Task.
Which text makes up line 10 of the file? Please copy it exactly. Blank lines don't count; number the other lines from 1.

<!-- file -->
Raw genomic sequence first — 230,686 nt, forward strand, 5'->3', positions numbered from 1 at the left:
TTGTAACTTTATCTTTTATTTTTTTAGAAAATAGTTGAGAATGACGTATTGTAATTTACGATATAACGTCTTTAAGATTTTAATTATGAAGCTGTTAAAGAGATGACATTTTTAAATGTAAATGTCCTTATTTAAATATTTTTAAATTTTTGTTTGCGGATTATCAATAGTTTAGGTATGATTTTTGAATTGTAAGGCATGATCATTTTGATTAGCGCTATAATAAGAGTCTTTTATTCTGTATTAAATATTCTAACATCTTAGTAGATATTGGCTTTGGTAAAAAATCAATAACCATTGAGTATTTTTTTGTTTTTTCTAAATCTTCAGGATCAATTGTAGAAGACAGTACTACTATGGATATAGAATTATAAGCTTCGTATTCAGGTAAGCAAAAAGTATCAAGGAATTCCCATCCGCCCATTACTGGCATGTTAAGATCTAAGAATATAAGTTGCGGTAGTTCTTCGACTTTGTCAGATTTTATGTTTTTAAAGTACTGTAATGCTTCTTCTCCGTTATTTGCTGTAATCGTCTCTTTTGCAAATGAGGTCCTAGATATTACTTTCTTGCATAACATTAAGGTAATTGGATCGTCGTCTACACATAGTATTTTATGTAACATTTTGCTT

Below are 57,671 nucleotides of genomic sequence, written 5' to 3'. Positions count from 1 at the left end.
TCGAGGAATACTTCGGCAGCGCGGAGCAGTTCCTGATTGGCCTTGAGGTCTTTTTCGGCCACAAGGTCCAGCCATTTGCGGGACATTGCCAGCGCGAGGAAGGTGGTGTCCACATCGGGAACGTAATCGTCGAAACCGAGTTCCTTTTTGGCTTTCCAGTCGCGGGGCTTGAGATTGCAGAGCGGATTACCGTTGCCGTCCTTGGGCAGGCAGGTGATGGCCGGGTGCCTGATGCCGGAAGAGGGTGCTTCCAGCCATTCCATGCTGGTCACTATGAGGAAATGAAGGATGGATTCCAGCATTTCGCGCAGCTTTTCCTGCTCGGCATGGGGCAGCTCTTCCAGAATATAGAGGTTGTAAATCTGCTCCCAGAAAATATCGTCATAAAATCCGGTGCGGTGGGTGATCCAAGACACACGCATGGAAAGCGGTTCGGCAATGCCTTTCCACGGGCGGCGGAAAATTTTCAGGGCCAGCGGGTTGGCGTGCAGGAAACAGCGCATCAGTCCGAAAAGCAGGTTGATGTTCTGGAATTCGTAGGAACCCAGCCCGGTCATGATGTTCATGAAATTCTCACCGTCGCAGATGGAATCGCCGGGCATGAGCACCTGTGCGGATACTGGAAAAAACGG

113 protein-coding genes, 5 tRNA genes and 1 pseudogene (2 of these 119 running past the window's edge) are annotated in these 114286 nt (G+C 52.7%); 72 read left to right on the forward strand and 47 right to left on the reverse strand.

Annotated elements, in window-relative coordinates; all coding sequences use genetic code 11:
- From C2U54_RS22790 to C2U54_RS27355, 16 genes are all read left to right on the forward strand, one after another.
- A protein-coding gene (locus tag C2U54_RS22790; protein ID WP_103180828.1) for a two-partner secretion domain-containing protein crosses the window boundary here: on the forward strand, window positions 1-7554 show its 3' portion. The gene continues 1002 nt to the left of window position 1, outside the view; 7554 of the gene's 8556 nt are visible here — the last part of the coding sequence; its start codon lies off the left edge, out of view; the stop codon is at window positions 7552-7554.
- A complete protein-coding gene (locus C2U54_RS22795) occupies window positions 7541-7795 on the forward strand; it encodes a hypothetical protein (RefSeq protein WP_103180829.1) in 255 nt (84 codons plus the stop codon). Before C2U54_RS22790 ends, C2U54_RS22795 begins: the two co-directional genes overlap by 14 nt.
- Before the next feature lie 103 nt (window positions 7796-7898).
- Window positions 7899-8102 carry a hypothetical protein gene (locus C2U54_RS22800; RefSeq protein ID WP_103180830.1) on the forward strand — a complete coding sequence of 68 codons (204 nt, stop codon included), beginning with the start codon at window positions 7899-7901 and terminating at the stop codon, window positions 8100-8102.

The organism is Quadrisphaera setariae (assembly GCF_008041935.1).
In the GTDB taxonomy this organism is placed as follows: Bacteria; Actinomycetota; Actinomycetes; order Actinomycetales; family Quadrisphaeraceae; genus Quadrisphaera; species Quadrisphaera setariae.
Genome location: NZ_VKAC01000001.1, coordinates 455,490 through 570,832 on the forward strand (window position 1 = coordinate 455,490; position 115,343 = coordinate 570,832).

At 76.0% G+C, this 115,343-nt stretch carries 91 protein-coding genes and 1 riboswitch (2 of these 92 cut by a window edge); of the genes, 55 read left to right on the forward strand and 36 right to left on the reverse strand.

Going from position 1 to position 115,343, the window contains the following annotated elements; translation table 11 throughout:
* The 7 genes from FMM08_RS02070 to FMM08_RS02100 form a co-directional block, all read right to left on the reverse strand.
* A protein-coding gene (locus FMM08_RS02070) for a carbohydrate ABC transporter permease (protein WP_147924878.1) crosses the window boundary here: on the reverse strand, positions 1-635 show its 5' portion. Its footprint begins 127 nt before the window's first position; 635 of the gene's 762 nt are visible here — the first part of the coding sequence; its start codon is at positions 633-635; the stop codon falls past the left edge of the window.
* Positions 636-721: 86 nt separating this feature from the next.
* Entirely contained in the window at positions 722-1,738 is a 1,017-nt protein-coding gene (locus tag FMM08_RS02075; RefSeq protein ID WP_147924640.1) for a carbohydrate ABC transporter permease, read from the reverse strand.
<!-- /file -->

- Before the next feature lie 103 nt (window positions 7796-7898).